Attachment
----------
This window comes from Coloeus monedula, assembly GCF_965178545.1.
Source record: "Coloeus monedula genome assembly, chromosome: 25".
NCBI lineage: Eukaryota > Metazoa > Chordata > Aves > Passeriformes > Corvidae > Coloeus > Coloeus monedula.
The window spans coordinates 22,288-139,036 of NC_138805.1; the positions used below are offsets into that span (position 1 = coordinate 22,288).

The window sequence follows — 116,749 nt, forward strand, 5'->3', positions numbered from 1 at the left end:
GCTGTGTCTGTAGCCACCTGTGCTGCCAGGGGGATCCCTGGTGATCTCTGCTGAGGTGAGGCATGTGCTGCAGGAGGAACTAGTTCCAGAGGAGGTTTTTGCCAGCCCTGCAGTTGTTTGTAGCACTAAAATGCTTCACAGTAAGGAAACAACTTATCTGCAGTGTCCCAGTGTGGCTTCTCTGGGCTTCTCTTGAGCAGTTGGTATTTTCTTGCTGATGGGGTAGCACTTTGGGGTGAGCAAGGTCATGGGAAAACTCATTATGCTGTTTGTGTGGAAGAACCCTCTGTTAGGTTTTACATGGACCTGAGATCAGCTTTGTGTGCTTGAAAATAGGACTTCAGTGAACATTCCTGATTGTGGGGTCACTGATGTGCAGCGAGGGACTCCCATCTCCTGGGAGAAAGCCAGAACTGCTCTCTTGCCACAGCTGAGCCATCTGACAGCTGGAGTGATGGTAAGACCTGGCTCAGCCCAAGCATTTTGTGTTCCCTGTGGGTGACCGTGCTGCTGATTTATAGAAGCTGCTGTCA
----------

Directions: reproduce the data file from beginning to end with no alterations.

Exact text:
This window comes from Coloeus monedula, assembly GCF_965178545.1.
Source record: "Coloeus monedula genome assembly, chromosome: 25".
NCBI lineage: Eukaryota > Metazoa > Chordata > Aves > Passeriformes > Corvidae > Coloeus > Coloeus monedula.
The window spans coordinates 22,288-139,036 of NC_138805.1; the positions used below are offsets into that span (position 1 = coordinate 22,288).

The window sequence follows — 116,749 nt, forward strand, 5'->3', positions numbered from 1 at the left end:
GCTGTGTCTGTAGCCACCTGTGCTGCCAGGGGGATCCCTGGTGATCTCTGCTGAGGTGAGGCATGTGCTGCAGGAGGAACTAGTTCCAGAGGAGGTTTTTGCCAGCCCTGCAGTTGTTTGTAGCACTAAAATGCTTCACAGTAAGGAAACAACTTATCTGCAGTGTCCCAGTGTGGCTTCTCTGGGCTTCTCTTGAGCAGTTGGTATTTTCTTGCTGATGGGGTAGCACTTTGGGGTGAGCAAGGTCATGGGAAAACTCATTATGCTGTTTGTGTGGAAGAACCCTCTGTTAGGTTTTACATGGACCTGAGATCAGCTTTGTGTGCTTGAAAATAGGACTTCAGTGAACATTCCTGATTGTGGGGTCACTGATGTGCAGCGAGGGACTCCCATCTCCTGGGAGAAAGCCAGAACTGCTCTCTTGCCACAGCTGAGCCATCTGACAGCTGGAGTGATGGTAAGACCTGGCTCAGCCCAAGCATTTTGTGTTCCCTGTGGGTGACCGTGCTGCTGATTTATAGAAGCTGCTGTCA